Indeed, much of the time Grudge Match seems overly reliant on the easy charm of its cast, and although the key players do their level best, they can only sustain momentum for so long. Having set-up the trajectory of the story within the opening half-hour, the script also appears to lack some much-needed inspiration, in spite of the input by Entourage creator Doug Ellin.

It also becomes more and more clichéd during the final act, and it is disappointing to see the nature of the relationship between Razor and Kid changing when it would seem more appropriate for the levels of hostility to grow.

That said, there is still some pleasure in seeing two veterans of the screen (De Niro has now reached the septuagenarian stage of his life) meeting face-to-face in an intense, and physically-exhausting battle, and when the titular ‘grudge match’ finally takes place, it does provide a satisfactory climax to the action.

The use of stock footage and digital trickery at the start of the film to show how Razor and Kid developed their rivalry over the years is also rather impressive, and there are some fleetingly funny moments throughout, most of them involving Arkin and Hart – a very popular stand-up comedian on Stateside.

Perhaps it would have been more advantageous for Grudge Match to have been made back in the mid-1980s, when both Stallone and De Niro were able to convince as genuine contenders for a World Championship crown. However, for those who are still looking to answer the immortal Balboa or LaMotta conundrum, then Grudge Match will have to make do.

Daire Walsh

12A (See IFCO for details)
113  mins
Grudge Match is released on 24th January 2014

Grudge Match  – Official Website

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Cinema Review: Last Vegas

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Dir: Jon Turteltaub  Wri: Dan Fogelman • Pro: Amy Baer, Joseph Drake, Laurence Mark • DOP: David Hennings • ED: David Rennie • DES: David J. Bomba • MUS: Mark Mothersbaugh • CAST: Robert De Niro, Michael Douglas, Morgan Freeman, Kevin Kline

Robert De Niro, Michael Douglas, Morgan Freeman, Kevin Kline: these men are near death, relatively speaking. Sorry to ruin Last Vegas for you, but that’s supposed to be the punchline. How hard you take it depends on a couple of factors – your age, your IQ, whether or not you sat through those Hangover sequels. As with said sequels, what’s missing here is a plot structure as convincing or enjoyable as the blackout whodunnit of the original.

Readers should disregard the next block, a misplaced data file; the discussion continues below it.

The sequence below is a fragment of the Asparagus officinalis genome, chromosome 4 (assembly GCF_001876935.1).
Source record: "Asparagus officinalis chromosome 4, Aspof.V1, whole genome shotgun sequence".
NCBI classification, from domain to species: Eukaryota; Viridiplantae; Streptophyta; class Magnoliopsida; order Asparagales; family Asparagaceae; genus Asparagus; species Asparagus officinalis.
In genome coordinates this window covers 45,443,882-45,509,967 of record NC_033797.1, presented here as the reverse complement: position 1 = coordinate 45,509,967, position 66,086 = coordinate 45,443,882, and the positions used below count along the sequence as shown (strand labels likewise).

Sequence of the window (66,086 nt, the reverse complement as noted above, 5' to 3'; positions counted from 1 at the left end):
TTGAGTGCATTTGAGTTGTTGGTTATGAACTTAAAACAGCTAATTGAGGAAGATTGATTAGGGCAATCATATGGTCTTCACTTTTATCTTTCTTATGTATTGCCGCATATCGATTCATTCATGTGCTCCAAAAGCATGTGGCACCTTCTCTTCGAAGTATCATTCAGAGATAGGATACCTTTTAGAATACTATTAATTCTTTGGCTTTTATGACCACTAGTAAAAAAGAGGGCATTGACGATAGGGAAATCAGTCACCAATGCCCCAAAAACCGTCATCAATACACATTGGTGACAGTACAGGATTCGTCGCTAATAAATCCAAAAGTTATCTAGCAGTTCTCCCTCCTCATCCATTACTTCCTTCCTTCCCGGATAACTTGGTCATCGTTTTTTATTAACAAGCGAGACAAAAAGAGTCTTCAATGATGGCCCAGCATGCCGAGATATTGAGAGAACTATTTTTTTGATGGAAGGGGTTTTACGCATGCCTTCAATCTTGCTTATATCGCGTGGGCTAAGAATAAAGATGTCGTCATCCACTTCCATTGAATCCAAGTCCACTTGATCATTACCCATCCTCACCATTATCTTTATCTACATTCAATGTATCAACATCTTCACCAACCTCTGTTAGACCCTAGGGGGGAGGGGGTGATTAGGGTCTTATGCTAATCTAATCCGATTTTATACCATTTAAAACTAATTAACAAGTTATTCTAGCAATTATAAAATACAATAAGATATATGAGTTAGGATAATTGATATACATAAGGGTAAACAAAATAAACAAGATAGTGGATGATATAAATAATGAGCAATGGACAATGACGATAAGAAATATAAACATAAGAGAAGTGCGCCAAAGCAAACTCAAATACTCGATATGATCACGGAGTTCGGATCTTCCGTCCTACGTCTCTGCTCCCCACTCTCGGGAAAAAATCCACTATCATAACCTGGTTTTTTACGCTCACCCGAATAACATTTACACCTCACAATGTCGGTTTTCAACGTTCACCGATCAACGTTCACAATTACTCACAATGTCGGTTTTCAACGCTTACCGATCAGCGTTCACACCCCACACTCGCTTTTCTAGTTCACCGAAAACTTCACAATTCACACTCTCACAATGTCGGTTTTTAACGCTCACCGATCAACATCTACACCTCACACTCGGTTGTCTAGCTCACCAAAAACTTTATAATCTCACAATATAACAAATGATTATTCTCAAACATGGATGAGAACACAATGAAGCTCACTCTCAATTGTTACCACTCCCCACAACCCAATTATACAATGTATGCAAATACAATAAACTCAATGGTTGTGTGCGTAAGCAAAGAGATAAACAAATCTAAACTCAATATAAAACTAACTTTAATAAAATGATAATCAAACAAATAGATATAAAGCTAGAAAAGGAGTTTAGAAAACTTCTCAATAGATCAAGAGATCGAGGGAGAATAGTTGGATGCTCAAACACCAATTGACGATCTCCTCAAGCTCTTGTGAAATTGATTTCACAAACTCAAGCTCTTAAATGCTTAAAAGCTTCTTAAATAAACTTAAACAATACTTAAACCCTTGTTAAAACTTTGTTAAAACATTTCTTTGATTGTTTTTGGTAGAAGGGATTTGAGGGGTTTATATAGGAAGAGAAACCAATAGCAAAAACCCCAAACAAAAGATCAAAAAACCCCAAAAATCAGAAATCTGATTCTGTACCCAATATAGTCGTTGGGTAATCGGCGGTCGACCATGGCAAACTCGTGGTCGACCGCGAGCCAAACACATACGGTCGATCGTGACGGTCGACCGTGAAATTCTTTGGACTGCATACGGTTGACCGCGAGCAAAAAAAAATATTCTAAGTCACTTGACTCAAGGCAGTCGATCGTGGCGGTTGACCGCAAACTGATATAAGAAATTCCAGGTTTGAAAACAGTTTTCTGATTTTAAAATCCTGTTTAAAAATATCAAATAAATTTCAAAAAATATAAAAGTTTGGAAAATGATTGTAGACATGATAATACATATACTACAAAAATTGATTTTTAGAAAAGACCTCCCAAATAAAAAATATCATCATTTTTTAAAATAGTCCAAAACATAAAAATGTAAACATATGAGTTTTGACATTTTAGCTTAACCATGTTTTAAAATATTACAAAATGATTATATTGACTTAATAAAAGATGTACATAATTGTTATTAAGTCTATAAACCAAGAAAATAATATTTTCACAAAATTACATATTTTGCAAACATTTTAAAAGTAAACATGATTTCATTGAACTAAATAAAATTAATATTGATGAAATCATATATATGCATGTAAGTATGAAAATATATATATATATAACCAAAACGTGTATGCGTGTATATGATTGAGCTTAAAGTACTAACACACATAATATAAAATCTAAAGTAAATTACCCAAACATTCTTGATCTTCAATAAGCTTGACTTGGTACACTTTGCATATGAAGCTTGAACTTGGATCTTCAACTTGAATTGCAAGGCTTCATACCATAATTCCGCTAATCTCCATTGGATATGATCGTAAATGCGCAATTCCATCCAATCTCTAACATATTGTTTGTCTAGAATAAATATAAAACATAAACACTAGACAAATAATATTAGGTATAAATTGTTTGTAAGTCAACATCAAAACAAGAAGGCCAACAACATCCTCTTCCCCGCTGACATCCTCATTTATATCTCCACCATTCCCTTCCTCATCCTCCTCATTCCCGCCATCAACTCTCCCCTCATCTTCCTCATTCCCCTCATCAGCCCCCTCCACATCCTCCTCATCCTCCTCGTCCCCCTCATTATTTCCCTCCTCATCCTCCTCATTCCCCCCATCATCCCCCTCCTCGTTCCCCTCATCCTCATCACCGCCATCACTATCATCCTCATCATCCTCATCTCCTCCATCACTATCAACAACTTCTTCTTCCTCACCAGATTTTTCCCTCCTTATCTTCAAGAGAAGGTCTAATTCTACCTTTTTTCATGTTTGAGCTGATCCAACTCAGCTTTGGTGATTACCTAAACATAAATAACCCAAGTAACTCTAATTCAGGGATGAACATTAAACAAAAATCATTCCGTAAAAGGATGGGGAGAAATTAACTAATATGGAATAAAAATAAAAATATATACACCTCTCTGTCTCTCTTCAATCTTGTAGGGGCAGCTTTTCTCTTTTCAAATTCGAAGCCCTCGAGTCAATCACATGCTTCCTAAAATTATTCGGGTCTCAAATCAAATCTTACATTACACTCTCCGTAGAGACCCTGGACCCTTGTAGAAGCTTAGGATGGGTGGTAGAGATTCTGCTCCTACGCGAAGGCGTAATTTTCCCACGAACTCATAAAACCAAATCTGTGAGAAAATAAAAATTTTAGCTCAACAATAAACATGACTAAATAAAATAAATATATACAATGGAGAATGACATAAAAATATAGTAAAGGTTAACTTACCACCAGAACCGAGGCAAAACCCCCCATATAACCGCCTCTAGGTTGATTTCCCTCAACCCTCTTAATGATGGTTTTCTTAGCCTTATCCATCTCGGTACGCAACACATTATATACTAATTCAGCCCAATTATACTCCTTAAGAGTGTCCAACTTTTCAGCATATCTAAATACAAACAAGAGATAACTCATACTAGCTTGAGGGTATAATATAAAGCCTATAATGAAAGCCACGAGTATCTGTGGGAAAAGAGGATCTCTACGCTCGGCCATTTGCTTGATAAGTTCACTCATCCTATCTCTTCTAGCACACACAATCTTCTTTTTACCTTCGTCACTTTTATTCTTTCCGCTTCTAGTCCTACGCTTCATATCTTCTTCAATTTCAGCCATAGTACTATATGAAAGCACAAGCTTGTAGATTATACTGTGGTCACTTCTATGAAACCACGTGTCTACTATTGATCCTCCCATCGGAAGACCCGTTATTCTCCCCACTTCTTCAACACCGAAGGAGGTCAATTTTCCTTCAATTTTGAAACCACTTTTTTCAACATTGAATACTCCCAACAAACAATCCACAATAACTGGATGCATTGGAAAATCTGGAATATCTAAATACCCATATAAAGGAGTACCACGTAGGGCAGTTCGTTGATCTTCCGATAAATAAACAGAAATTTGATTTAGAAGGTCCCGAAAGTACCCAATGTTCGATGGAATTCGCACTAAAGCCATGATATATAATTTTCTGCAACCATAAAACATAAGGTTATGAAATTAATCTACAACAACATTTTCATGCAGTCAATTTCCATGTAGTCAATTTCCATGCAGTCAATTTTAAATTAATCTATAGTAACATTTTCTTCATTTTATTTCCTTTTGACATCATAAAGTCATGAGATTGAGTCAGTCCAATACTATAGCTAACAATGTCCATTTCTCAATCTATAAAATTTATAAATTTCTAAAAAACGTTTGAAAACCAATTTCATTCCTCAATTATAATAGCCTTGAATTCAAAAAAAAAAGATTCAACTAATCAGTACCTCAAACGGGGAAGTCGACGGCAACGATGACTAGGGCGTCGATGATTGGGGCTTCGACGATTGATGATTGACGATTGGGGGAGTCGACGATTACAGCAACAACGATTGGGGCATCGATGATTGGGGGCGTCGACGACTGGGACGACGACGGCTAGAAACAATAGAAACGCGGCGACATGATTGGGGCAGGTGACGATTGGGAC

The men are in is Las Vegas to celebrate Billy’s (Douglas) engagement to a much younger woman. Having been friends since childhood, Billy and Paddy (De Niro) are no longer speaking, and the other two hope to save the friendship. From then on it’s just like a golden wedding anniversary down the local; someone sticks a drink in your hand and insists that you enjoy the supposed incongruity of senescent debauchery. Meanwhile, Mark Mothersbaugh’s score will give anyone who hasn’t experienced it a solid idea of what it’s like to spend time in one of those glass-bottomed Las Vegas elevators.

The thing is, these actors have been around for a while for a reason – they’re really good at what they do. Every time the film wants us to laugh at Morgan Freeman’s dodgy hip or whatever, some internal reflex of actorly dignity kicks in and the joke is tossed back – at the audience, usually. Even with Kline, whose comportment doesn’t quite have the gravitas of the others’, the fact that he’s in Bob’s Burgers is enough to let us know that he gets the joke. And anyway, everyone looks far too physically fit to really be identifiable with the sorts of old men we know and just-about tolerate. So the MTV-circa-1998-style bikini-wearing competition, the 50 Cent cameo, the younger women they all improbably tangle with, none of it is plausible enough to be funny. Encourage the septuagenarians you know to spend their golden years a little more wisely than these guys.

 Darragh John McCabe

12A (See IFCO for details)

105  mins

Last Vegas is released on 3rd January 2014

Last Vegas – Official Website

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Cinema Review: The Family